The court dismissed Cummings' appeal for lack of jurisdiction because neither her motion for reconsideration nor her notice of appeal were filed within 120 days of the Board's decision. In response to Cummings' arguments contesting the adequacy of the Appeals Notice, the court concluded that the VA had satisfied section 5104(a) by mailing an Appeals Notice which provided "a general outline of what steps must be taken in order to appeal the BVA decision to this Court." Cummings appeals to this court, again arguing that the Appeals Notice did not meet the requirements of section 5104(a). She reasons that because the Secretary provided her with an inadequate notice of her appeal rights, the 120-day appeal period was tolled, i.e., suspended. She therefore asserts that her appeal was not untimely.
Our jurisdiction to review a decision of the Court of Veterans Appeals is limited by statute; it does not extend to challenges either to factual determinations or to the application of the law to the facts of a particular case. See 38 U.S.C. § 7292(d)(2) (1994). However, it does extend to decisions regarding "the validity of any statute or regulation . . . or any interpretation thereof (other than a determination as to a factual matter) that was relied on by the Court in making the decision." Id. § 7292(a); see also id. § 7292(c), (d) (vesting jurisdiction over review of Court of Veterans Appeals decisions in this court and setting certain standards for review); Fugere v. Derwinski, 972 F.2d 331, 334 (Fed. Cir. 1992). Since this appeal presents a question of statutory interpretation, viz., the requirements of a notice imposed by section 5104(a), it is clear that we have jurisdiction to decide this issue. See Collete v. Brown, 82 F.3d 389, 392 (Fed. Cir. 1996). We review the legal question of statutory interpretation de novo. See Jones v. Brown, 41 F.3d 634, 637 (Fed. Cir. 1994).
Cummings asserts that the court erred in determining that the Appeals Notice met the requirements of section 5104(a). Relying on this premise, she contends that the court should have considered the 120-day appeal period to have been tolled. She first argues that the notice was inadequate because it did not explain the Court of Veterans Appeals' holding in Rosler v. Derwinski, 1 Vet. App. 241 (1991). Specifically, relying on the legislative history of the Veterans' Benefits Amendments of 1989, Pub. L. No. 101-237, 103 Stat. 2062 and the Veterans' Judicial Review Act of 1988, Pub. L. No. 100-687, 102 Stat. 4105, she argues that section 5104(a) requires the Secretary to provide "detailed notice" of the court's holding in Rosler. She also notes that the Secretary did provide such detailed notice of the court's holding in Rosler, but only after her motion for reconsideration had been denied.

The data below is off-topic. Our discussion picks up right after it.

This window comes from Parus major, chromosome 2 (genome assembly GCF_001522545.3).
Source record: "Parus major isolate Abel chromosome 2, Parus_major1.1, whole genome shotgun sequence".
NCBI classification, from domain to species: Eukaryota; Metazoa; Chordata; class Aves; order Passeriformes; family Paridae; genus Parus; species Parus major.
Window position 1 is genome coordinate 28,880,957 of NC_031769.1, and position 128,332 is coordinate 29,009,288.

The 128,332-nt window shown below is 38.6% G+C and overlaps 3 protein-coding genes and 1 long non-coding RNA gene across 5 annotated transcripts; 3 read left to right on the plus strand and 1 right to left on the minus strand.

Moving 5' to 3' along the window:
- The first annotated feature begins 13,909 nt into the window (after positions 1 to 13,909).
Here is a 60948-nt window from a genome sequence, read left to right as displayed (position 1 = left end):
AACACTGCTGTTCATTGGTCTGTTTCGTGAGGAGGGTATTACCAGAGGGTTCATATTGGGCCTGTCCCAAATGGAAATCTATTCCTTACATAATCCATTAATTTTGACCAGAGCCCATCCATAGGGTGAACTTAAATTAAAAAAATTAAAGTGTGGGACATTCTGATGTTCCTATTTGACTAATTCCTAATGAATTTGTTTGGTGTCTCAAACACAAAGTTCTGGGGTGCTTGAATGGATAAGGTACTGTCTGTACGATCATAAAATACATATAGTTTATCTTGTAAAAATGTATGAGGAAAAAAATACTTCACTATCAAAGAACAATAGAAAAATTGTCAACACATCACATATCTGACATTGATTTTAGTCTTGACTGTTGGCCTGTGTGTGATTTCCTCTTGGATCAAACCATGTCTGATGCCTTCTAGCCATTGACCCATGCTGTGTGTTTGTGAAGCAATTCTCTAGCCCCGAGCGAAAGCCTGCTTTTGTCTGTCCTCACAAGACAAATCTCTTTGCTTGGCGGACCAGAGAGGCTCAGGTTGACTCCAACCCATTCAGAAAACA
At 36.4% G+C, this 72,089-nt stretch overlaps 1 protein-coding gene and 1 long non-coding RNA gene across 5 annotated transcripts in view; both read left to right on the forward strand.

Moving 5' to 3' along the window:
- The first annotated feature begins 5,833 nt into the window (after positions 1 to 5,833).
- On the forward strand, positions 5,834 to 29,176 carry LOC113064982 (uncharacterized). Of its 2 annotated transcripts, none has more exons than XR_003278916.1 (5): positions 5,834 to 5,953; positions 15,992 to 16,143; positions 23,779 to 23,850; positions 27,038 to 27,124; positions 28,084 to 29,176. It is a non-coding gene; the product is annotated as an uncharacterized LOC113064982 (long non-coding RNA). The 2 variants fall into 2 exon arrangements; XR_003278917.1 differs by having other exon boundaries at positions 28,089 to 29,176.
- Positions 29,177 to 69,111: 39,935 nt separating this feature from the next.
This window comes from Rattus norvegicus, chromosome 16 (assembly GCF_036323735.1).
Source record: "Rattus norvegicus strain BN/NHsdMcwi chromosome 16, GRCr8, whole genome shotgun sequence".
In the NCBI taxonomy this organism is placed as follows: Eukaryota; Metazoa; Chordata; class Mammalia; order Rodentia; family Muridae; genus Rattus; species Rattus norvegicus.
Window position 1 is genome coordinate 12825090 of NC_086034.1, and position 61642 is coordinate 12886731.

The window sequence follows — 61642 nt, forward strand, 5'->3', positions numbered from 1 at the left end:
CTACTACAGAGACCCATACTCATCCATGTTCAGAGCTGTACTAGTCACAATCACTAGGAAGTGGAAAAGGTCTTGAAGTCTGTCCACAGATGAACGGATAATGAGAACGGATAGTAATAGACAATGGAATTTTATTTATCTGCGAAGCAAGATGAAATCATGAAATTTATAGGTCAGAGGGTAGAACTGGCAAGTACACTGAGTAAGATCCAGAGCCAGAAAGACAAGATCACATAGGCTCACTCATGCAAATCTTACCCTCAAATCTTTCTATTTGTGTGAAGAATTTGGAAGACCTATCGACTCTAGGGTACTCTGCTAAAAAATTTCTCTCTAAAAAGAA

In Rosler, the Court of Veterans Appeals correctly held that its jurisdiction extends only to appeals filed within 120 days of a final Board decision. See Rosler, 1 Vet. App. at 242; see also 38 U.S.C. § 7266(a)(1) (1994 & Supp. II 1996) ("In order to obtain review by the Court of Veterans Appeals of a final decision of the Board of Veterans' Appeals, a person adversely affected by that action must file a notice of appeal with the Court. Any such notice must be filed within 120 days after the date on which notice of the decision is mailed pursuant to [38 U.S.C. §] 7104(e)."). The court then observed that the finality of a Board decision may be abated by reconsideration, and that there is no deadline for filing a request for reconsideration. See Rosler, 1 Vet. App. at 244-45 (citing ICC v. Brotherhood of Locomotive Eng'rs, 482 U.S. 270, 284 (1987)); see also 38 U.S.C. § 7103(a) (1994 & Supp. II 1996) ("The decision of the section [of the Board] is final unless the Chairman orders reconsideration of the case."); 37 C.F.R. § 20.1000(b) (1997) ("Reconsideration . . . may be accorded at any time . . . ."). Accordingly, the court concluded that it had jurisdiction over an appeal in which a claimant filed a motion for reconsideration by the BVA during the 120-day appeal period, if she also filed a notice of appeal to the court within 120 days of the denial of the motion for reconsideration or, if the motion for reconsideration was granted, within 120 days of the reconsidered BVA decision. See Rosler, 1 Vet. App. at 249. *fn2 Thus, stated succinctly, Cummings' first argument is that the Appeals Notice was inadequate because it failed to explain that she could have temporarily preserved the jurisdiction of the Court of Veterans Appeals by filing her motion for reconsideration within the 120-day appeal period.